Fallout 76 won't launch on Steam

The Fallout 76 beta FAQ states, among other things, that "the B.E.T.A. [that's a Fallout-style acronym for Break it Early Test Application] and the game will be available on Xbox One, PlayStation 4, and on PC (via Bethesda.net only)." The Fallout 76 purchase page also bears only a generic "PC game" logo, with no mention of Steam. And today, Bethesda confirmed that neither the beta nor the full game will be released on the platform. 

"The PC version of Fallout 76, for both the B.E.T.A. and the launch, will be available only via Bethesda.net, not on Steam," a Bethesda rep said in an email. 

That comes as a real surprise: Bethesda would obviously like to push more widespread adoption of its own launcher, but foregoing the biggest, most popular PC digital distribution platform on the planet is a ballsy move. That's not to say it won't happen eventually, but it may be quite a wait if it happens at all—Fallout Shelter was released on Bethesda.net in July 2016, but didn't make it to Steam until March 2017.

Another interesting note in the beta FAQ is that if all goes according to plan the beta version will actually be the full game, and any progress you make in it will carry over into the release version. 

"Our current plan for the B.E.T.A. is it will be the full game and all your progress is saved for launch," it states. The beta will also not be under NDA, although that was previously known—but it takes on an increased significance if the beta build is actually the full game.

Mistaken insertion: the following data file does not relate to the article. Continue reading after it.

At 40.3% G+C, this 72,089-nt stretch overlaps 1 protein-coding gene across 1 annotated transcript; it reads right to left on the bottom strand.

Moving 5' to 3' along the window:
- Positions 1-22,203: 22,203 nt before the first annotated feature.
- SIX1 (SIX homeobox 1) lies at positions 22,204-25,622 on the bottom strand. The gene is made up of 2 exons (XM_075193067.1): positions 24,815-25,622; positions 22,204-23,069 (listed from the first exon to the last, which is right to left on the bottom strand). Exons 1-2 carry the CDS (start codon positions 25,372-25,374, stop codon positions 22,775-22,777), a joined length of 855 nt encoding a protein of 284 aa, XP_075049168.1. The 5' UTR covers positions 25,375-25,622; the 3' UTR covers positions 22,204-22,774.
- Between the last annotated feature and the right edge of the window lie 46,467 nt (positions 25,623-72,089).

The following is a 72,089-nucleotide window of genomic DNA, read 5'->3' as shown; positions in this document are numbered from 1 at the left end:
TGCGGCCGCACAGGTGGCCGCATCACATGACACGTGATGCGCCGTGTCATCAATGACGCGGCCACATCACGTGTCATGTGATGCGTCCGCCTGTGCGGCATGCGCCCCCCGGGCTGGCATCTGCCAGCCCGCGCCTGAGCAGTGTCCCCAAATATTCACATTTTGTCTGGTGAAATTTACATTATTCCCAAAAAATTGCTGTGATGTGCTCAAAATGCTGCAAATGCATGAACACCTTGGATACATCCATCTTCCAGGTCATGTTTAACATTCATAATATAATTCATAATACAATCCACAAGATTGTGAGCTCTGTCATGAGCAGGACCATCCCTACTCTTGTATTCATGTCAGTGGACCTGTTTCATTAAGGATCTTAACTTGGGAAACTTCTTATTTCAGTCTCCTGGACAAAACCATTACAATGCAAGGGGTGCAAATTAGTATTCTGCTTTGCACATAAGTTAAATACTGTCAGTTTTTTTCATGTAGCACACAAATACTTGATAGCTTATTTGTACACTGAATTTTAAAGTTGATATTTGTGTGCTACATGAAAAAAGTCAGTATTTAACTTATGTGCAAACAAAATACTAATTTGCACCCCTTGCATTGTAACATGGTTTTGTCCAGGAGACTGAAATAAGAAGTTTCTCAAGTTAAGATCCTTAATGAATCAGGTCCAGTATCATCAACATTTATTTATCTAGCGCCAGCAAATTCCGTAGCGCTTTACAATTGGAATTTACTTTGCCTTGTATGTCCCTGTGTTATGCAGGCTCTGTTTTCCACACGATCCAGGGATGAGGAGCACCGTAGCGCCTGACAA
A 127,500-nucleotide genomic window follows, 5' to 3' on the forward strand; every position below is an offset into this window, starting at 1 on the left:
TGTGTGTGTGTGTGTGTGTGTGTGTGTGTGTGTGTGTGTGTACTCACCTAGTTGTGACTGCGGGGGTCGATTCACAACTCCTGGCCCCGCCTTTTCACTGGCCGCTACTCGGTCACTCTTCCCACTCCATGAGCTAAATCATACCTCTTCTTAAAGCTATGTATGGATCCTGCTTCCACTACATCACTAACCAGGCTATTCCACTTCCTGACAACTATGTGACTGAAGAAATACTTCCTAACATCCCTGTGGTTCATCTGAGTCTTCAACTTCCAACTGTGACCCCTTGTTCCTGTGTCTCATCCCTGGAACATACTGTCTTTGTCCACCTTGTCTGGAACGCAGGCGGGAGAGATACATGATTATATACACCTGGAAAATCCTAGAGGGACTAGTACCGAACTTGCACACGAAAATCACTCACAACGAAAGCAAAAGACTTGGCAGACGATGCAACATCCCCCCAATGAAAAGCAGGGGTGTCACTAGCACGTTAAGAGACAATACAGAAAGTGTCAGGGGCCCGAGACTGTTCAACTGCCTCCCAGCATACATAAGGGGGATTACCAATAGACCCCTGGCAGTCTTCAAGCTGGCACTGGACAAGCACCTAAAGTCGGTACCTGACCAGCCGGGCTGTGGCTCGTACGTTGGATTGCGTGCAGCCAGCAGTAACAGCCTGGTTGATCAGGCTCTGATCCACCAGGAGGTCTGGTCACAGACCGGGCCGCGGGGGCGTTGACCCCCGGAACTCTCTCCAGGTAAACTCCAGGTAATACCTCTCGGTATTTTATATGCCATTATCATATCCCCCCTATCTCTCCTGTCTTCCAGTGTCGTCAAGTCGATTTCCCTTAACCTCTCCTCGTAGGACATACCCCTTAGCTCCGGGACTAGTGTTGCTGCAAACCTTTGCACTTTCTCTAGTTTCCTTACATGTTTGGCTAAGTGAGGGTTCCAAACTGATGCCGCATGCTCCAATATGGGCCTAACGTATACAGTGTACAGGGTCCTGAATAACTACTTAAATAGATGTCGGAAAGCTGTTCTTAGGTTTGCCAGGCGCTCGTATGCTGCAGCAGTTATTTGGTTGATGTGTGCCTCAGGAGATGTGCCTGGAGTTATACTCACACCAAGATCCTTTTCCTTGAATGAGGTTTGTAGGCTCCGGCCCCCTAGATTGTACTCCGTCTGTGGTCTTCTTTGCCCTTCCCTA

The Fallout 76 beta test is set to begin sometime in October. Everyone who preorders the game will be invited to take part.

Andy Chalk

Andy has been gaming on PCs from the very beginning, starting as a youngster with text adventures and primitive action games on a cassette-based TRS80. From there he graduated to the glory days of Sierra Online adventures and Microprose sims, ran a local BBS, learned how to build PCs, and developed a longstanding love of RPGs, immersive sims, and shooters. He began writing videogame news in 2007 for The Escapist and somehow managed to avoid getting fired until 2014, when he joined the storied ranks of PC Gamer. He covers all aspects of the industry, from new game announcements and patch notes to legal disputes, Twitch beefs, esports, and Henry Cavill. Lots of Henry Cavill.